There are no shortcuts you can take to become a better writer.
Sure, you can learn different hacks, tips, and tricks to improve your prose. But the process of developing your ability as a writer is a marathon—not a sprint.
Now, I don’t claim to be a master of the English language, and I don’t possess a degree in literature. If anything, I have a difficult time parsing sentences, and I don’t know a lot of technical jargon, like, “What is a predicate?”
I have a tremendous fear of writing. I have to punch fear in the face every time I sit down to write anything, and I mean anything—including a tweet. But over the years, I’ve been able to slowly improve my writing by accidentally embracing Stephen King’s advice, “If you want to be a writer, you must do two things above all others: read a lot and write a lot.”
So, here’s the deal: If you want to become a better writer, you need to become a voracious reader. You see, attempting to write without avidly reading is like trying to pull water from a dried-up well. There’s nothing there.
If you want to write anything—whether it’s a Facebook update, blog post, or book—you need to have a storehouse of words to pull from. You need to have in your possession a robust vocabulary, stories to help you illustrate your point, and the only way you can build such a repertoire is by reading.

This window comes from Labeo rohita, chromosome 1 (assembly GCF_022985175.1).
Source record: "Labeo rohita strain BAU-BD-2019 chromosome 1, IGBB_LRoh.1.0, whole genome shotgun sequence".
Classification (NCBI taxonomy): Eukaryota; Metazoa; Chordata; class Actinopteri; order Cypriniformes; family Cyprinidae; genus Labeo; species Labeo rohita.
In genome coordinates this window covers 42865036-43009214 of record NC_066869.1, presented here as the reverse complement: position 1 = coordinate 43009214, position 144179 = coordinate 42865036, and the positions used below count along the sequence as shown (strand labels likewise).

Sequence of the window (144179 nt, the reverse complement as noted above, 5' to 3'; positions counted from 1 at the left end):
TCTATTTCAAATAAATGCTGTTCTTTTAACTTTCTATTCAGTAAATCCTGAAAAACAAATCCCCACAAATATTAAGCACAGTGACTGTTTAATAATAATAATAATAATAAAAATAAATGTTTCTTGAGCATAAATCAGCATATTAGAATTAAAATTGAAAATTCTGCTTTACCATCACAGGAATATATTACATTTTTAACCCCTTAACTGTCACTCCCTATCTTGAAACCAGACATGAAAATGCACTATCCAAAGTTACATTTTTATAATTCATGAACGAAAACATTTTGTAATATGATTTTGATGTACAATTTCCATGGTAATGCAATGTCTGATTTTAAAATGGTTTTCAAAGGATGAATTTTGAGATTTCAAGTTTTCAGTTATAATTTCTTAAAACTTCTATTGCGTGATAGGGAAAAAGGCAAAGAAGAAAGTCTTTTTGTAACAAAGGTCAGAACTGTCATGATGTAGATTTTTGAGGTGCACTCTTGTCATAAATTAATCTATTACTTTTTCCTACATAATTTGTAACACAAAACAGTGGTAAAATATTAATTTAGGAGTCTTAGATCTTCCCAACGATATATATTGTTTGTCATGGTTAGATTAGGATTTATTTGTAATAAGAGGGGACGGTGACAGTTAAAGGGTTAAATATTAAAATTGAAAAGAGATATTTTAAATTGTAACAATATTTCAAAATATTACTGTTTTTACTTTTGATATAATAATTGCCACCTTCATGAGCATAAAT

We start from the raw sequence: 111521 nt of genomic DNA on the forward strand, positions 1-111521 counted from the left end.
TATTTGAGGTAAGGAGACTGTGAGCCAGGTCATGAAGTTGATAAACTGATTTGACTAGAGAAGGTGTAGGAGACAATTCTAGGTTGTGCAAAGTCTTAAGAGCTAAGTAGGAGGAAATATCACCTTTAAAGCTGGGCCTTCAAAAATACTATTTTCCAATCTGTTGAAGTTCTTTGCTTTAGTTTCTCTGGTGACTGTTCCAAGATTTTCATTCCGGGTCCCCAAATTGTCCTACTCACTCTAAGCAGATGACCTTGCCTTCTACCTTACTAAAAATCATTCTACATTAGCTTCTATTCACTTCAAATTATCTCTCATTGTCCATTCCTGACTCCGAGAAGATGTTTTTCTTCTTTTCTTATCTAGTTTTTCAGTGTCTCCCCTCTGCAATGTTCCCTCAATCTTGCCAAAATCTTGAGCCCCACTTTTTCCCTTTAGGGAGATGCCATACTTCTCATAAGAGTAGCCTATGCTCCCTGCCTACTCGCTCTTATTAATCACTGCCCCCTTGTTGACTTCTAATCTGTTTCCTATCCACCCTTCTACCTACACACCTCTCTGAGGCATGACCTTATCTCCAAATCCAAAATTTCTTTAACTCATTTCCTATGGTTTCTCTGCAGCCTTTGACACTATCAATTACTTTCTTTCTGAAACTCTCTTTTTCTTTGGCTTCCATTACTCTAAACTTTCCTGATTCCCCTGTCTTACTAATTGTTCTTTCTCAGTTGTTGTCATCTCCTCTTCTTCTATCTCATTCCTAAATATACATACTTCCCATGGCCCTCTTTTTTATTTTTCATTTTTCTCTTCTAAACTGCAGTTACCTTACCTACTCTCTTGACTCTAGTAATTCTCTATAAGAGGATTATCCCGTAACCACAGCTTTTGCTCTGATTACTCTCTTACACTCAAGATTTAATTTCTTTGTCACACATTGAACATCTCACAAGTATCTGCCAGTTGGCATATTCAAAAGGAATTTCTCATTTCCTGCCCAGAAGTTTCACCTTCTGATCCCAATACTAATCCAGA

Filling yourself up with words is the best way for you to fuel your writing. From books, magazines, long-form journalism, blog posts, and everything in between, reading will help you develop your skills as a writer.
Before you go off and pick up a random book from your shelf or Kindle, there’s a method you need to go about your reading. Reading, in general, is helpful, but if you want to become the best possible writer you can, you want to have a plan in place. Here are five steps to help you get started.